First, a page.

RECENTLY the Reserve Bank of Zimbabwe made some notable policy changes as far as the exchange rate determination is concerned.
For almost a decade, the Zimbabwean economy has been operating under various fixed exchange rate regimes.
The recent changes suggest that the authorities might have realised the negative effects of fixed exchange rates, hence a shift to a market-oriented determination of the exchange rate. Basically, the RBZ has floated the Zimbabwean dollar.
Whether it will entirely eliminate the parallel market, remains to be seen. One thing to note though is that there is still a huge appetite for foreign currency, which is not necessarily addressed by the RBZ priority list, and consequently that unsatisfied demand may still provide a platform for a parallel market.
What for instance will happen to people that require foreign currency to pay for the pay-per-view TV subscriptions?
Given the demand for foreign currency in the market it is highly unlikely that those who apply for funds to go for holidays or shopping trips will be considered.
In evaluating the exchange rate policy shift, it is perhaps prudent to analyse the rationale often advanced by multilateral agencies such as the IMF and others, when advocating market-based exchange rate systems.
Zimbabwe is a developing country and such a policy can have a positive impact on our balance of payments position.
The logic is that by floating the exchange rate, you create a mechanism through which a current account balance of payments position in disequilibrium will eventually be restored to equilibrium.
A balance of payments deficit caused by a decrease in the demand for Zimbabwean exports, will lead to a shortage of foreign currency. The fall in the value of the Zimbabwean dollar causes the price of Zimbabwean exports to decrease in hard currency terms and the price of foreign imports to increase in Zimbabwe dollar terms.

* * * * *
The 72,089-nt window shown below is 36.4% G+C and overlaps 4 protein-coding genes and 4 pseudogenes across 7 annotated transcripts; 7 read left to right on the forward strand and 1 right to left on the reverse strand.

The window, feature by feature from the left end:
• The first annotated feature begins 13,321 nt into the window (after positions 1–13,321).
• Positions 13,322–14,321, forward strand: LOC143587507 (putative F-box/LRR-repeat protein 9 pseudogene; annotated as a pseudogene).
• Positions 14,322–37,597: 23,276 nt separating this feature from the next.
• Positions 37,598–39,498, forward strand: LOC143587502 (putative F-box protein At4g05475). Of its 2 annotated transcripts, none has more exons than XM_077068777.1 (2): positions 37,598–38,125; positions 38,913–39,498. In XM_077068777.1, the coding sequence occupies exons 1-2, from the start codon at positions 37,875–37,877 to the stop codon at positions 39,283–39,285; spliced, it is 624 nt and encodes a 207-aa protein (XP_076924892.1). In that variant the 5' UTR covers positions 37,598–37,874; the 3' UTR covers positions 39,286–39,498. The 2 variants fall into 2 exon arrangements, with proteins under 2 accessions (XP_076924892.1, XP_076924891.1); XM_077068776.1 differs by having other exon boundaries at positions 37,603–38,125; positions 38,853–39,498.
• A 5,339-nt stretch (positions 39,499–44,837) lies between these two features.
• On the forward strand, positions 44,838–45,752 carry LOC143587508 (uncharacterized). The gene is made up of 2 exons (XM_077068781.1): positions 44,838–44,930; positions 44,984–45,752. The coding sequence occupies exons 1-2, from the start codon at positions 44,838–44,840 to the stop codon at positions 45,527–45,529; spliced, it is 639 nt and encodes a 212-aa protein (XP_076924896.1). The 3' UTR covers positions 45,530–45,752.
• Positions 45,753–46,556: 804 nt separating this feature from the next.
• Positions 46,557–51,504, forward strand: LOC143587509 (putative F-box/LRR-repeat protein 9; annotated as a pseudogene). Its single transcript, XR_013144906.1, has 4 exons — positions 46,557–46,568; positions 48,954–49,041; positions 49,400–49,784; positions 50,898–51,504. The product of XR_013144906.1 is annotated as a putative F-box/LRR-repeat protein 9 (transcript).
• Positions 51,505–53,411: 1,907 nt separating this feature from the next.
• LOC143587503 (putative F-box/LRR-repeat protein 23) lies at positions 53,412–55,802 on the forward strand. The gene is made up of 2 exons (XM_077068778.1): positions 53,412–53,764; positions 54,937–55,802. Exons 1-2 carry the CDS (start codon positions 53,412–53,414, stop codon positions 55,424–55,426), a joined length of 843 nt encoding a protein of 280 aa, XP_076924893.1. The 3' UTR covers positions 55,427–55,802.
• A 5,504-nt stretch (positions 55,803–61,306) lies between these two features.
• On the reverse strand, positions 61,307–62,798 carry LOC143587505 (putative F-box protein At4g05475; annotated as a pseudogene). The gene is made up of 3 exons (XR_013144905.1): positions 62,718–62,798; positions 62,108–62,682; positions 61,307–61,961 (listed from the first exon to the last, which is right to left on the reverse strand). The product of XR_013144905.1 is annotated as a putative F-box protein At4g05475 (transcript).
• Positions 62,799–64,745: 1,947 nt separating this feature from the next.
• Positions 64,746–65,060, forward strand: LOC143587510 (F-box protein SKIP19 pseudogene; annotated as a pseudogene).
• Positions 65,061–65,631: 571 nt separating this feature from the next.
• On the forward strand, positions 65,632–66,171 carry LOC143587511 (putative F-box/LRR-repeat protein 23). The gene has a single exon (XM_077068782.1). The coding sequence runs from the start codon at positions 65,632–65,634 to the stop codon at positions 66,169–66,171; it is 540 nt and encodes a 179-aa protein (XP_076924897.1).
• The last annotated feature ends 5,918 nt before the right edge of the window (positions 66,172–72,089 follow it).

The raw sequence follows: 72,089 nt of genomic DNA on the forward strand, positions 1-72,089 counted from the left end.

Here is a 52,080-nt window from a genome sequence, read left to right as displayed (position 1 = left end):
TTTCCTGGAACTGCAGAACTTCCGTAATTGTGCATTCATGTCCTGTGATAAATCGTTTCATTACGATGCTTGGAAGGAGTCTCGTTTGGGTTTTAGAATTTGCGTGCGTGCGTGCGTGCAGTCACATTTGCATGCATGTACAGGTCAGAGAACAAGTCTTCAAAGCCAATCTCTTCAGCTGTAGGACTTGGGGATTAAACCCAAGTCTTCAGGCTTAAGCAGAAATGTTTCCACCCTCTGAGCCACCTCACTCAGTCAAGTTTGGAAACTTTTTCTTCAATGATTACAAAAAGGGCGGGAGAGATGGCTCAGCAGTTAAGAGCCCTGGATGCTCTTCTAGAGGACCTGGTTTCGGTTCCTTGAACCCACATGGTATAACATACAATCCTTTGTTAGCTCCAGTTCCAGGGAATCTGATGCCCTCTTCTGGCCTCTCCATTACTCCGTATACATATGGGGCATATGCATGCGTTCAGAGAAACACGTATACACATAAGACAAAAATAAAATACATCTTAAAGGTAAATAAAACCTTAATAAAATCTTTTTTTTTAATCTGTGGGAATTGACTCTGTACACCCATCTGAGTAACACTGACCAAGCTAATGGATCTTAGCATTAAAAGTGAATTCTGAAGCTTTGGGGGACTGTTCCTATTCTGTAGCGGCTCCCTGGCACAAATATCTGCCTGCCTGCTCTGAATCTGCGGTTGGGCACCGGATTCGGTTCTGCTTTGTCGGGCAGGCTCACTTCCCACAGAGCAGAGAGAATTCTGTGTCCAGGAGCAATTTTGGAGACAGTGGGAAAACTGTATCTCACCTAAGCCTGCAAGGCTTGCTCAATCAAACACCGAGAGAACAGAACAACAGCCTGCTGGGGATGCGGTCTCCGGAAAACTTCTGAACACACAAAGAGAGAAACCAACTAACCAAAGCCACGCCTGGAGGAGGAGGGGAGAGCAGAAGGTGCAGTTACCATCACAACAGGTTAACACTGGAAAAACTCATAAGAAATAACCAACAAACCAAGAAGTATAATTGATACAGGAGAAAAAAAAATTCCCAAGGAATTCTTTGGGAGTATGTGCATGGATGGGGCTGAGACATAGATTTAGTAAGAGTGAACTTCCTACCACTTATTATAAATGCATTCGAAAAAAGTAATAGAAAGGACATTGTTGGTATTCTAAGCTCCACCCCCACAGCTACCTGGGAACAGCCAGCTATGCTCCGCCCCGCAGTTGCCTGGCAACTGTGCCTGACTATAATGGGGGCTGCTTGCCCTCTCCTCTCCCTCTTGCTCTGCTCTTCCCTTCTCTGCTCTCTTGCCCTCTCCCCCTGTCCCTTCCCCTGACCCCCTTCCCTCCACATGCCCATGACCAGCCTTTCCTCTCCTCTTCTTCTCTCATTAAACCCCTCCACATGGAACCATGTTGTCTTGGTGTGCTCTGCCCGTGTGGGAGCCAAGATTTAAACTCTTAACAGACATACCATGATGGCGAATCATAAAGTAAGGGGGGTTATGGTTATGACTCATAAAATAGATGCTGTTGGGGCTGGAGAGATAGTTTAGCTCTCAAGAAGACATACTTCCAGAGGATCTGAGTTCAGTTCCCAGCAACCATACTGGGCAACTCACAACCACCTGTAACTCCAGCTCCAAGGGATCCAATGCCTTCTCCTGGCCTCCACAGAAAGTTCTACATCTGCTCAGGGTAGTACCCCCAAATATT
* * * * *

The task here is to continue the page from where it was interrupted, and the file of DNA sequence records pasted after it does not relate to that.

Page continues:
Consequently, the demand for Zimbabwean exports increases and the demand for imported goods decreases.
The deficit shrinks and the balance of payments returns to equilibrium. All things being equal, this in turn will help domestic industry to compete freely and can translate into increased production (assuming of course that price controls are lifted).
Thus, the Zimbabwean government and the RBZ need not worry about having to manage their balance of payments
situation. If they allow the exchange rate to fluctuate freely any disequilibrium will automatically be restored to equilibrium. The attention of government can then be focused on achieving other broad objectives such as inflation reduction, employment creation, economic growth and poverty reduction.
Given that the Zimbabwean economy has been influenced to a large extent by the parallel market for too long, the recent policy changes will likely benefit the economy in allocating the scarce resource efficiently.
Zimbabweans in the Diaspora can now eliminate the risk of sending money through bogus money transfer agencies.
There are also potential negatives associated with the recent policy shift. Firstly, the relaxation of the exchange rate controls, besides shocking the economy, may increase inflationary pressures. Although a depreciating currency will help our country’s exporting sector, the cost of imports will invariably rise, also leading to cost push inflationary pressures. Those people and companies whose livelihoods or operations rely on the consumption of goods with high import content will experience difficulties.
For companies with external liabilities denominated in foreign currencies, the exchange rate depreciation will have a negative effect on their balance sheets as they will experience both economic and transaction exposure. The associated reduction in net worth for the affected companies will result in an increase in the risk premium on borrowing.
All in all the central bank must be commended for the bold move to float the exchange rate. However, unless this is complemented by other reforms such as addressing budget deficits, limiting usage of seigniorage which results in unsustainable currency emissions as reflected by the growth of money supply, and elimination of the disastrous policy of price controls, then the benefits of the reforms may not be felt.
In addition, as Zimbabweans we must accept that our efforts will have to be complemented by an injection of foreign exchange somewhere, for this economy to be kick-started onto a recovery path.
Anything short of that, the economy will simply experience continued depreciation in foreign exchange rates. For at the heart of our economic challenges lies the supply issues, even of foreign currency, which need to be addressed.